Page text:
Though he didn’t necessarily invent the Moonwalk (the genesis of the move is traced back to dancer Cab Calloway, and is thought to have been perfected by mime Marcel Marceau), he is arguably the person who showed the world just how cool it could look to see a man effortlessly glide backwards like he was just pushed onto a greased air hockey table.

Jackson reportedly learned the move from a pair of dancers named Casper Candidate and Cooley Jaxson, whom he saw perform it on the show Soul Train while sporting dangerously awesome afros. Jackson perfected the dance move and debuted his enhanced version atMotown 25 to a visibly and audibly shocked crowd who couldn’t believe what in the hell they were seeing.

Sitting at home watching the show was an 84-year-old Fred Astaire who, upon seeing Jackson glide across the stage, picked up his phone and called him to gush over how amazing it was. Jackson, a massive fan of Astaire’s, fanboyed down the phone for several minutes before quickly rushing to a nearby bathroom and vomiting in excitement.

3. The Glove was to Hide a Skin Condition

Few artists have a “look” as well defined and iconic as Michael Jackson’s. Everything from his pimpin’ fedora to his needlessly high socks have become ingrained in pop-culture as integral parts of the Jackson mythos. Arguably his singular most defining item of clothing though was his single glove.

Custom made by the same guy who made the gloves for Kate Winslet in Titanic, Jackson’s sported many different styles of gloves over the years. While many assumed that glove was simply for style, because it admittedly does look pretty fly, according to those close to Jackson it was actually used to hide the early stages of vitiligo (a disease which caused the skin to change color and often starts with unsightly blotches on the hands and feet).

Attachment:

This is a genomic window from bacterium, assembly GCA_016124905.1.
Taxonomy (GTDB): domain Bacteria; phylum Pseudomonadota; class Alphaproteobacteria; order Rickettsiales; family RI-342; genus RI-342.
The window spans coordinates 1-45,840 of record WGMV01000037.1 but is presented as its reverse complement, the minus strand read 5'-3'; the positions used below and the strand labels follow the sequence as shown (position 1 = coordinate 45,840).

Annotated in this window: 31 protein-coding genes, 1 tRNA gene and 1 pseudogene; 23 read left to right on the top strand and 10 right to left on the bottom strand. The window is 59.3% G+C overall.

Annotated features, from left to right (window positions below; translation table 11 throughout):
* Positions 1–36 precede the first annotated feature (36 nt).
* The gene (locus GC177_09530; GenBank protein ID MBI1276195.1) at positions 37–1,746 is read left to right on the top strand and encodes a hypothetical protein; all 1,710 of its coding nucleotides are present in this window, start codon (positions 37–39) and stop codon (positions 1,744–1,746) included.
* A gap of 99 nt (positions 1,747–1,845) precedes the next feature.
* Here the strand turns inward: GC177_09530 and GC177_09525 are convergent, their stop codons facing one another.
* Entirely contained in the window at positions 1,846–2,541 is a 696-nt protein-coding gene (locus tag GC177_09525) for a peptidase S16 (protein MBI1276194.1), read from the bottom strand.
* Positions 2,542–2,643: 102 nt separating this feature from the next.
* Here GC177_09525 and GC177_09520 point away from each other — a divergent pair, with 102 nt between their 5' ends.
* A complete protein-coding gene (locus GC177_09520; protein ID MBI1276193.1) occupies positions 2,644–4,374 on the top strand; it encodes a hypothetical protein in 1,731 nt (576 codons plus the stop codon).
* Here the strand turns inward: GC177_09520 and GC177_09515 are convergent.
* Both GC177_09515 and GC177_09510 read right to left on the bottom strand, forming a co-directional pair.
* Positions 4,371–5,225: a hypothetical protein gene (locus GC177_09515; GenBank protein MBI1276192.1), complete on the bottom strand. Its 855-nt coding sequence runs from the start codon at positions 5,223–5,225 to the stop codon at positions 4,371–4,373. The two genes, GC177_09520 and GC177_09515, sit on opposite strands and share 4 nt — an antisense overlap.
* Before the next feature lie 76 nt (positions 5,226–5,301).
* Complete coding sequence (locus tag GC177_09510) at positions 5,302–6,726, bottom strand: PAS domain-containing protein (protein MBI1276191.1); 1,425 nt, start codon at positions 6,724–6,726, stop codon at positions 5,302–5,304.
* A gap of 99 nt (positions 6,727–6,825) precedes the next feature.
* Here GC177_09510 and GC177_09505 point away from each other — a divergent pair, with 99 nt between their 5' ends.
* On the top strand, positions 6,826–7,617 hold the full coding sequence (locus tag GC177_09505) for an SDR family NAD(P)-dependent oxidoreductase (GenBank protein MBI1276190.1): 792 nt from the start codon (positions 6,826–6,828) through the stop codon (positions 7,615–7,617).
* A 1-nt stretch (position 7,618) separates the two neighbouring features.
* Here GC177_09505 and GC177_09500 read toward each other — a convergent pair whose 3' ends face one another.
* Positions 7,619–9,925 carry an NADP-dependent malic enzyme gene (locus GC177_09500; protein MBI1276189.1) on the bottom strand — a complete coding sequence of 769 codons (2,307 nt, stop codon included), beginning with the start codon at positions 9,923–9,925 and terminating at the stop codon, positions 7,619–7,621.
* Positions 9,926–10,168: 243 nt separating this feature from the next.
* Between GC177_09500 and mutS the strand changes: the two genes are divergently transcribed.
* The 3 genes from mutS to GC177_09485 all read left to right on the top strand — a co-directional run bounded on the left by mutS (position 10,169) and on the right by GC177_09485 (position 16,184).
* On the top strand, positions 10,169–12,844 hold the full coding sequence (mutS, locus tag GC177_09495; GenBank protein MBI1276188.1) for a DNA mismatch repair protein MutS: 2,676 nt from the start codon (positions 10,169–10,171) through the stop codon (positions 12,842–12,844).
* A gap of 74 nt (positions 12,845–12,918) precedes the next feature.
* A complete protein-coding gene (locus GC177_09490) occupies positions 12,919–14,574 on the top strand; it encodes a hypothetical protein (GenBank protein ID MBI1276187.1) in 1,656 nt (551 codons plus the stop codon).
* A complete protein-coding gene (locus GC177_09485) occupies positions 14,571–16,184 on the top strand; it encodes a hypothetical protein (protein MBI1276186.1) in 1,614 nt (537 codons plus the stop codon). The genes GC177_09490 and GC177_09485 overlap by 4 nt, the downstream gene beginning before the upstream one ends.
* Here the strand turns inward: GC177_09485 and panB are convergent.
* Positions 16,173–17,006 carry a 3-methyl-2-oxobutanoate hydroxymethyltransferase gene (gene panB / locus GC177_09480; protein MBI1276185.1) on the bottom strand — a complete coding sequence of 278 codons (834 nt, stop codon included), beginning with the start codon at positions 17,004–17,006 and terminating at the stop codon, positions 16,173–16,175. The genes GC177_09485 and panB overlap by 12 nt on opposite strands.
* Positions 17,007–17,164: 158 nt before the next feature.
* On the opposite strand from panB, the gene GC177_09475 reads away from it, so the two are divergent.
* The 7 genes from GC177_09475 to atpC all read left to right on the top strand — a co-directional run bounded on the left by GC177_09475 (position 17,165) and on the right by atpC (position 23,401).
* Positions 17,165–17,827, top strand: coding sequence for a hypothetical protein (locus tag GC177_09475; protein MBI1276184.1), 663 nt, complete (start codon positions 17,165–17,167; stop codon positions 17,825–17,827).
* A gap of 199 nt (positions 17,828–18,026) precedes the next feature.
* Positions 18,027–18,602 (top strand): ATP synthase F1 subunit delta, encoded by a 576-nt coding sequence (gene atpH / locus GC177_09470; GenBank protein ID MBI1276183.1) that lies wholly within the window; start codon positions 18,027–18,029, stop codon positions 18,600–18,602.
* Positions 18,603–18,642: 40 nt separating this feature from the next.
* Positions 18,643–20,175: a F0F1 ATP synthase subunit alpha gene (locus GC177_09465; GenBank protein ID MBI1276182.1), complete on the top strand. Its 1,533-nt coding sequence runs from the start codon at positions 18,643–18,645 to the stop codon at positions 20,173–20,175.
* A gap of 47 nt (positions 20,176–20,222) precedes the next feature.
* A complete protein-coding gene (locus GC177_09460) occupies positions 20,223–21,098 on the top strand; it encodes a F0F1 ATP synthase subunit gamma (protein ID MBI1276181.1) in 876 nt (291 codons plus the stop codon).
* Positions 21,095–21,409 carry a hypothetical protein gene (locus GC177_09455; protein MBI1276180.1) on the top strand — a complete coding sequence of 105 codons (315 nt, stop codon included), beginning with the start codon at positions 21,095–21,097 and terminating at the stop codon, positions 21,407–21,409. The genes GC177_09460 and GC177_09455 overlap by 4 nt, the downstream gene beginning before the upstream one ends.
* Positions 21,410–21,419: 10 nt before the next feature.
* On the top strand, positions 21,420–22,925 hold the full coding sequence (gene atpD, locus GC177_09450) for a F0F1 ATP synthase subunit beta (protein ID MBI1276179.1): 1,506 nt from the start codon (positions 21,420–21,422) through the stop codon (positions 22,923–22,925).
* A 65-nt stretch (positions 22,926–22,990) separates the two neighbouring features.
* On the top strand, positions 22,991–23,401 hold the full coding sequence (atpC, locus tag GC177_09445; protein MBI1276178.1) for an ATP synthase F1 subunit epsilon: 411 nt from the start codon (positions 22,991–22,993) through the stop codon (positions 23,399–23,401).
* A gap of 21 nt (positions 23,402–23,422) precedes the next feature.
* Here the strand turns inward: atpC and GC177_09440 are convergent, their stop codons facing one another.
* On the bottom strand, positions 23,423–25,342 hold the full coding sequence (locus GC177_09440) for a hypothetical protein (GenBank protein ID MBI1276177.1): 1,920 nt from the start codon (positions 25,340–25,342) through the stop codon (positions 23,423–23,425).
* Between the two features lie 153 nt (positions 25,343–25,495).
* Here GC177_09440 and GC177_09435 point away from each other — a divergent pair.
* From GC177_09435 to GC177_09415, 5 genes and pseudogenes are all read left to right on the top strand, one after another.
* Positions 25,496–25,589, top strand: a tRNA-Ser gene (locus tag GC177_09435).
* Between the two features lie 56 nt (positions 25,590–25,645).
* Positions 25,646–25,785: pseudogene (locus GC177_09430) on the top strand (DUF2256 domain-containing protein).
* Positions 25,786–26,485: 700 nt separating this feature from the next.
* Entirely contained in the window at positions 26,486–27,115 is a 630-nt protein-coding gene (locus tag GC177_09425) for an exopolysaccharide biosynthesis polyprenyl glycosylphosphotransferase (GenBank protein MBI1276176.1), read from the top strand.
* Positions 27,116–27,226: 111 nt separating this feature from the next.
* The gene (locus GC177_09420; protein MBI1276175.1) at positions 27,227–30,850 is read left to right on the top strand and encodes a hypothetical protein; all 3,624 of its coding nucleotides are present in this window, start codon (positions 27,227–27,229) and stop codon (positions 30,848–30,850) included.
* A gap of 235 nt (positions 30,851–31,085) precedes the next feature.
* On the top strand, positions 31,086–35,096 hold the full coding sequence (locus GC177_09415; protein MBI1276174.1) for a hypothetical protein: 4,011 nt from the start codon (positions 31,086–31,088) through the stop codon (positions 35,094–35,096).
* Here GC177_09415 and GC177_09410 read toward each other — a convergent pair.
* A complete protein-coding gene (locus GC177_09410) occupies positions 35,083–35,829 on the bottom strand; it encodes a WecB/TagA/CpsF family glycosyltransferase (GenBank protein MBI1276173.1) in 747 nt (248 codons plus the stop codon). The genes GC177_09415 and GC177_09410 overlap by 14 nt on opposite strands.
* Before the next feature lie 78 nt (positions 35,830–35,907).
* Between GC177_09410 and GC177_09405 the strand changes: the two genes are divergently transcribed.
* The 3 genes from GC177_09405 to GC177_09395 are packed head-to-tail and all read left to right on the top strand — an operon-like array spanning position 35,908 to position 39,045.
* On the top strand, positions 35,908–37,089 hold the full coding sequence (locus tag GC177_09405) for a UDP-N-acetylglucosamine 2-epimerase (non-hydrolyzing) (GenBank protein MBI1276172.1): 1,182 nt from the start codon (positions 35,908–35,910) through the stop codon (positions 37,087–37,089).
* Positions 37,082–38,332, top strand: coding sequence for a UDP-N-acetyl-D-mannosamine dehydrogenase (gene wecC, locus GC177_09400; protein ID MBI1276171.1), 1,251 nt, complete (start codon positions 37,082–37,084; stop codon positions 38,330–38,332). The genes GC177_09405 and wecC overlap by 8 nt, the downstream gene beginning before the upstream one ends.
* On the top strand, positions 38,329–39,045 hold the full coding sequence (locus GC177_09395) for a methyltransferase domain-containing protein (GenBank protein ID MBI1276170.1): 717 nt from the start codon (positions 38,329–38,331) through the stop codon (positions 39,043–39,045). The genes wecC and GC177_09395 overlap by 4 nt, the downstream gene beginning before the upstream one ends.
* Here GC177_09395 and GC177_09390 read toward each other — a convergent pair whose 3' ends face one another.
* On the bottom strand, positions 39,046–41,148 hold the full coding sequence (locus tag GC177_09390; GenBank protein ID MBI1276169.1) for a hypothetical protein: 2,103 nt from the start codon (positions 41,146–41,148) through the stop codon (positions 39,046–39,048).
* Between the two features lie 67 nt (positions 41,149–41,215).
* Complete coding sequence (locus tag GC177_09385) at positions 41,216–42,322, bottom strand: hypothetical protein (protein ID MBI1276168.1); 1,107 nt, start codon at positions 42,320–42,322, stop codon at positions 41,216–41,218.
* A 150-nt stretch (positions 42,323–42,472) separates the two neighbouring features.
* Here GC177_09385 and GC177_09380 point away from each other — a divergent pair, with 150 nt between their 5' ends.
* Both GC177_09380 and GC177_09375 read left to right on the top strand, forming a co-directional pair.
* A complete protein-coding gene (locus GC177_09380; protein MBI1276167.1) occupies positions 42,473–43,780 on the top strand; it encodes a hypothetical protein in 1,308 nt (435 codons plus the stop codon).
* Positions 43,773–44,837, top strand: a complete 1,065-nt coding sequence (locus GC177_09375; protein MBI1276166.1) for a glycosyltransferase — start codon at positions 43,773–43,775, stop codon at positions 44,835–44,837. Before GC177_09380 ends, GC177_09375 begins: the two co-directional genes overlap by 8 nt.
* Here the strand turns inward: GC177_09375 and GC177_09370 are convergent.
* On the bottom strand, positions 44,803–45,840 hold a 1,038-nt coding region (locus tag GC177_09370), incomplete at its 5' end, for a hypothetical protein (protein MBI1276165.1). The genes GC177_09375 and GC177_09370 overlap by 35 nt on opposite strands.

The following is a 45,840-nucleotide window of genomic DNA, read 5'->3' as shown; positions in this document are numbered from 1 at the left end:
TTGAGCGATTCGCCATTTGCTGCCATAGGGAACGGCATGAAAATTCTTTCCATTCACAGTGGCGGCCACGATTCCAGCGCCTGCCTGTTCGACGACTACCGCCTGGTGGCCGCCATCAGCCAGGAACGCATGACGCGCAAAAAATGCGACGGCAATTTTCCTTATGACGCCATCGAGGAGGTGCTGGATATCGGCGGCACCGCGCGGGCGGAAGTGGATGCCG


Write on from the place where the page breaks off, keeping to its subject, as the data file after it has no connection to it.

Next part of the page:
While this became somewhat unnecessary in later years as Jackson’s skin tone changed from a deep chocolate, to a creamy mocha, to that of anemic skim milk, the glove was nonetheless an important tool used by the singer to hide something he felt self-conscious about.

2. He Composed an Unknown Amount of the Soundtrack for Sonic 3

Released in 1994, many fans of the blue hedgehog consider Sonic 3 to be one of the best games in the series, partly because it lets you play as Knuckles and partly because that soundtrack though. Well for any fans of the game, you may be pleased to know that Michael Jackson had a hand in creating it, though exactly how much is hotly debated.

The story goes that during development, Sega brought in Jackson to compose the soundtrack for the game, a move that was seen as being in no way weird in the ’90s. Shortly after production on the game began, though, the first allegations of child abuse were leveled at Jackson, prompting Sega to distance themselves from the artist. Today the company denies Jackson had anything to do with the game or its music.

This doesn’t exactly fit with other reports, though, which claim that Jackson had a direct hand in creating a number of tracks for the game, but ultimately became frustrated with the limited range of the sound chip in the Sega Genesis, leaving the project of his own volition. As a result the extent of Jackson’s involvement with Sonic 3 isn’t clear, but for anyone curious, the songs often thought to be the ones most likely to have been composed by Jackson, at least in part, are Carnival Night Zone, Hydrocity Zone, and Ice Cap Zone.

1. He Promised to Write a No. 1 Single… for Bart Simpson

Michael Jackson was a massive fan of The Simpsons, famously lending his voice to the episode “Stark Raving Dad“, which features a man who delusionally thinks he’s Michael Jackson, voiced by… erm… Michael Jackson.

It’s noted that Jackson personally reached out to the staff of the show to ask for a bit part and took his role extremely seriously, taking part in line readings with the rest of the cast and refusing the use of a special trailer set aside for him. During his time with the Simpsons staff, Jackson explained to Matt Groening that Bart was his favorite character and that he wanted to write the troublesome 10 year old a number 1 hit single. Groening laughed, assuming Jackson was joking. He wasn’t joking.

 Jackson, true to his word, went home and composed the basic idea for the song, Do The Bartman, a rap single from the point of view of Bart Simpson. Due to contractual obligations with his label at the time, Jackson had to remain uncredited as a composer, but went against his label’s stipulations and performed back vocals to the track because it’s not like anyone was going to believe the King of Pop would slum it with the voice cast of cartoon. Jackson, seemingly just because he could, also got Bart to namedrop him in the song he was singing in for no apparent reason. Sadly for Jackson the song never became a number one hit in the US, only topping the charts in territories like Ireland, Australia and New Zealand. Though that’s mostly because it was never actually released as a single in the States.

Michael Jackson

– The Thriller Handbook